President Donald Trump was taken to task by predecessor Barack Obama for suggesting he will get rid of Dr. Anthony Fauci, the nation’s top infectious diseases expert, after Tuesday’s election.
Obama, stumping Monday for Democratic presidential nominee Joe Biden during a rally in Atlanta, ripped Trump for wanting to fire “the one person who can actually help them contain” the ongoing coronavirus pandemic.
“One of the few people in this administration who’s been taking this seriously all along, and what’d he say? His second-term plan is to fire that guy,” Obama said, 1010 WINS reported.
Trump, who increasingly has been at odds with the renowned doctor in recent months, made the comments Sunday at a rally in Miami as attendees chanted “Fire Fauci!”, responding, “Don’t tell anybody but let me wait until a little bit after the election.”
Fauci, director of the National Institute of Allergy and Infectious Diseases, has found himself in Trump’s crosshairs for contradicting the president’s message on the coronavirus pandemic.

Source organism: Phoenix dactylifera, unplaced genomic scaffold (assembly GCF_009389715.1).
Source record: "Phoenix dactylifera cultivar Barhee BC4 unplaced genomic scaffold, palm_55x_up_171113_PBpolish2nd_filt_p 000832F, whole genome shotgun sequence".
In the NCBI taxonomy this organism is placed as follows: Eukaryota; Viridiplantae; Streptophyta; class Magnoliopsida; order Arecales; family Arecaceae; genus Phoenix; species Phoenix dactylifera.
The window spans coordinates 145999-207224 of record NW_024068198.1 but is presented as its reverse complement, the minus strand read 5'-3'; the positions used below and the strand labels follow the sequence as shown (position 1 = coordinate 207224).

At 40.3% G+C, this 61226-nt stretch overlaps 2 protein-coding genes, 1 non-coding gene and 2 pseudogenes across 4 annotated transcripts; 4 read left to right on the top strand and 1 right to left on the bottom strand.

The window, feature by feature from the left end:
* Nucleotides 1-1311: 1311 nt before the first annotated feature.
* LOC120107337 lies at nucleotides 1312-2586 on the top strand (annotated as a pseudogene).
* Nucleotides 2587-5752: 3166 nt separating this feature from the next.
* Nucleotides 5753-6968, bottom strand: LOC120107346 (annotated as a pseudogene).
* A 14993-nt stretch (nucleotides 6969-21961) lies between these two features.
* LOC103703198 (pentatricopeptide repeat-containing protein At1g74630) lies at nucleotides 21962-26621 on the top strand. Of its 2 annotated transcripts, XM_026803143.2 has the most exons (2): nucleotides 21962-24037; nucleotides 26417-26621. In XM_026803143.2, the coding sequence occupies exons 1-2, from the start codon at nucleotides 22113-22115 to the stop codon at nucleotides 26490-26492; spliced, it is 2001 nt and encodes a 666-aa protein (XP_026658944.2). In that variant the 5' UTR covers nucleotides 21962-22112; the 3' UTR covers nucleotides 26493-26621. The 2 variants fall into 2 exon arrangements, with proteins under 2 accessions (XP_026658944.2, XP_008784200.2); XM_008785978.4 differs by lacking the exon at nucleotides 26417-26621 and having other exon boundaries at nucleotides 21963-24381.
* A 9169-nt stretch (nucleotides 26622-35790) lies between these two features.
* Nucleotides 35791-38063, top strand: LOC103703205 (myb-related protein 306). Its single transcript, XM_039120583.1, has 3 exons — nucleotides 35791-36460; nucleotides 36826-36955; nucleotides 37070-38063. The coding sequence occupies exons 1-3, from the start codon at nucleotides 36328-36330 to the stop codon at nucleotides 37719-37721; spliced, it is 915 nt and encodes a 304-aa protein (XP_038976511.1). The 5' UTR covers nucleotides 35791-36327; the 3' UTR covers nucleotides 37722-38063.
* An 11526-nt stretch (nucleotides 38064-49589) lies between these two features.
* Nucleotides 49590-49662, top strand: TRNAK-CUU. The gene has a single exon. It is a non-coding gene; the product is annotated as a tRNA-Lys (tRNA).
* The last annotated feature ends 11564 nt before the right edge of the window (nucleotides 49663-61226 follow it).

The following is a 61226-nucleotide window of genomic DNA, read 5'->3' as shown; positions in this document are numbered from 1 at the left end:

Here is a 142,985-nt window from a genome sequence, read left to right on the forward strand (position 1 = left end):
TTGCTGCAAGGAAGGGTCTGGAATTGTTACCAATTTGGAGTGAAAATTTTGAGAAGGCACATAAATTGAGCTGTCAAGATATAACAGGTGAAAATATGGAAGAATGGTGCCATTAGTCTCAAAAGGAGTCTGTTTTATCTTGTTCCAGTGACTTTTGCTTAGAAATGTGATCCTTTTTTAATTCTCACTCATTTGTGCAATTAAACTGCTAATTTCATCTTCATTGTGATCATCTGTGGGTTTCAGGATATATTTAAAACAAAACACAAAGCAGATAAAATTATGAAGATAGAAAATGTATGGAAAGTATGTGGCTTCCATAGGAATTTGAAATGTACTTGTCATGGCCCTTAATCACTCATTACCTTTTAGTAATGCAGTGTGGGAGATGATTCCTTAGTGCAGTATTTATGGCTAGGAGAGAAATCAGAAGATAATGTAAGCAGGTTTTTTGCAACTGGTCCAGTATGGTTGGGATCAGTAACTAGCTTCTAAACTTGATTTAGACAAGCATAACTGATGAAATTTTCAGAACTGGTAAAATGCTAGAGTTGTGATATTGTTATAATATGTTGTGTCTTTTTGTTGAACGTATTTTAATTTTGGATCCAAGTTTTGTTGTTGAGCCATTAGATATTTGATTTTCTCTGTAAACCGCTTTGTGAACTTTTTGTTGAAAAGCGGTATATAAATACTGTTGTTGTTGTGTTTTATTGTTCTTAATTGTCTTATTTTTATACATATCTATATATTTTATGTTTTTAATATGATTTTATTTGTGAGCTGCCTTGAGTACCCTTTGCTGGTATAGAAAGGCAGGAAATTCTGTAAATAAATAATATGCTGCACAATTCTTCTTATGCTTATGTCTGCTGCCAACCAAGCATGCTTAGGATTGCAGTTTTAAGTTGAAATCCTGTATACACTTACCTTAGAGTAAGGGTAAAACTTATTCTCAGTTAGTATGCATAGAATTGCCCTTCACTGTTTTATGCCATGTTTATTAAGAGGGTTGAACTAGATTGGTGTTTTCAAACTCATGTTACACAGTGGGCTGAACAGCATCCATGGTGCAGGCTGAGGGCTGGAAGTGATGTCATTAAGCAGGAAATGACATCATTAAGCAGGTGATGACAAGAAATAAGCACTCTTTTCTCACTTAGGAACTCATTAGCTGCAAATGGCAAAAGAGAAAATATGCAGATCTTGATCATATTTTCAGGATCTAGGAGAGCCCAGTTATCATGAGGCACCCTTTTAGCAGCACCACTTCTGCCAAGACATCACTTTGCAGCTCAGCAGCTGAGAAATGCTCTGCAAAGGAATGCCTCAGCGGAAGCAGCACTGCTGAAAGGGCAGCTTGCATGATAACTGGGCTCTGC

The 79-year-old Fauci is a member of the White House task force assembled to respond to the pandemic, but has been largely marginalized as Trump grew irritated with his suggestions for more protective and proactive measures.
Obama said such talk is indicative of the administration’s inadequate response to the pandemic, as the U.S. outpaces the rest of the world in both coronavirus cases and related deaths.
“They’ve already said they’re not going to contain the pandemic,” Obama said, 1010 WINS reported. “Now they want to fire the one person who can actually help them contain the pandemic. So if you think they’ve done a bad job at managing COVID so far, basically what they’re telling you now is you ain’t seen nothing yet.”
Biden also weighed in, stating at a Cleveland rally Monday that he has a better idea: “Elect me, and I’m going to hire Dr. Fauci and we’re going to fire Donald Trump.”
As of Tuesday, the United States has roughly 9.3 million coronavirus cases and 232,000 deaths — both tops globally — according to a Johns Hopkins University tracker.